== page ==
Sadly, the reports are true. Riverside Village is losing a longtime favorite eatery. The soul food meat-and-three that has anchored the intersection of Riverside Drive and McGavock Pike since 2000 is closing. Bailey & Cato Family Restaurant co-owner Derick Bailey says his parents, Linda and Robert, sold the property and are ready to retire. (A search of the Davidson County Property Assessor database indicates the 0.22-acre property, which has been part of a discussion of a larger neighborhood development for some time, was sold in June 2016.) The restaurant's last day in the current location — an unassuming converted house on McGavock Pike — is Oct. 30.
Over the years the house has changed colors — pink, green and beige. Bailey & Cato was a draw before Riverside Village had coffee shops and a record shop hosting an Americana Fest party this week. The rear gravel parking lot became a lot more crowded when Mitchell Deli moved in across the street. (Do not panic, sandwich lovers: Mitchell will continue to have overflow parking in the lot for the time being.) But the tempting smells of old-school home cooking have transcended all these neighborhood transitions.
The Bailey family opened their restaurant because they love to cook, and Nashvillians loved their cooking. "We had a reputation," Bailey says. "We would make these three-day feasts as part of our family reunions, we have a really big family, and everyone would come."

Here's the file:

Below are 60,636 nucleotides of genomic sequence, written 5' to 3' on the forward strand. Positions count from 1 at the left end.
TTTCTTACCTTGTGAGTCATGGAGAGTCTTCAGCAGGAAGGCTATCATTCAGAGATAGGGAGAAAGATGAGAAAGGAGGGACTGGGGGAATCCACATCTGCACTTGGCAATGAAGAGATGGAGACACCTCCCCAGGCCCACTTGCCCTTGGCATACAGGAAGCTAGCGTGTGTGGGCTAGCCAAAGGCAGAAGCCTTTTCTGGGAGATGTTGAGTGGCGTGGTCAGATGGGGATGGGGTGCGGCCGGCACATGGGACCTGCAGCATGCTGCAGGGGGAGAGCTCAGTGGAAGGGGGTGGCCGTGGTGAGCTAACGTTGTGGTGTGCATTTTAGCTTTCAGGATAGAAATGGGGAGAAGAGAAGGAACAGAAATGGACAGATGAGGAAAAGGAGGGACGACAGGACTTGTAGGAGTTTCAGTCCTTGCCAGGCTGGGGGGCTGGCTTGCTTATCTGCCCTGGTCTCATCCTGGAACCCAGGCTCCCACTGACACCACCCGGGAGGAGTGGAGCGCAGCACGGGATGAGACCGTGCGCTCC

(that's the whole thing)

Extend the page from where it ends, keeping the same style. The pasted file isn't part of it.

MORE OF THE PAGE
And come they did. In a town with no shortage of Southern cookin' spots (particularly 16 years ago) people still traveled across town for ribs, catfish and on Tuesdays, the wildly popular baked neck bones. Writer John T. Edge named their fried cornbread one of his best eats of 2012. Most meals are still a mere $6.50 for a meat and two veggies. Kids' plates are $4.50.
Bailey, now 40, with his siblings, hopes to reopen the beloved restaurant at another location in the next four to five months, but has yet to find the right spot due to ... you know what's coming ... high real estate prices. Bailey is looking to buy an East Side location, having grown up in Inglewood and graduated from Inglewood schools. East Nashville and suburban Madison, which is relatively close to its current locale, are possibilities. But, he says, "The places I've seen so far are too expensive or there isn't enough parking."
The good news is that you have plenty of notice so that you can grab a meal before these doors close. Bailey & Cato is open six days a week (11 a.m.-10 p.m. Tuesday and Wednesday, 11 a.m.- 11 p.m. Thursday through Saturday, and noon to 10 p.m. Sunday). Dishes change daily, and Bailey can't name a single favorite. "I'm an eater. I love to eat. Everything is good to me."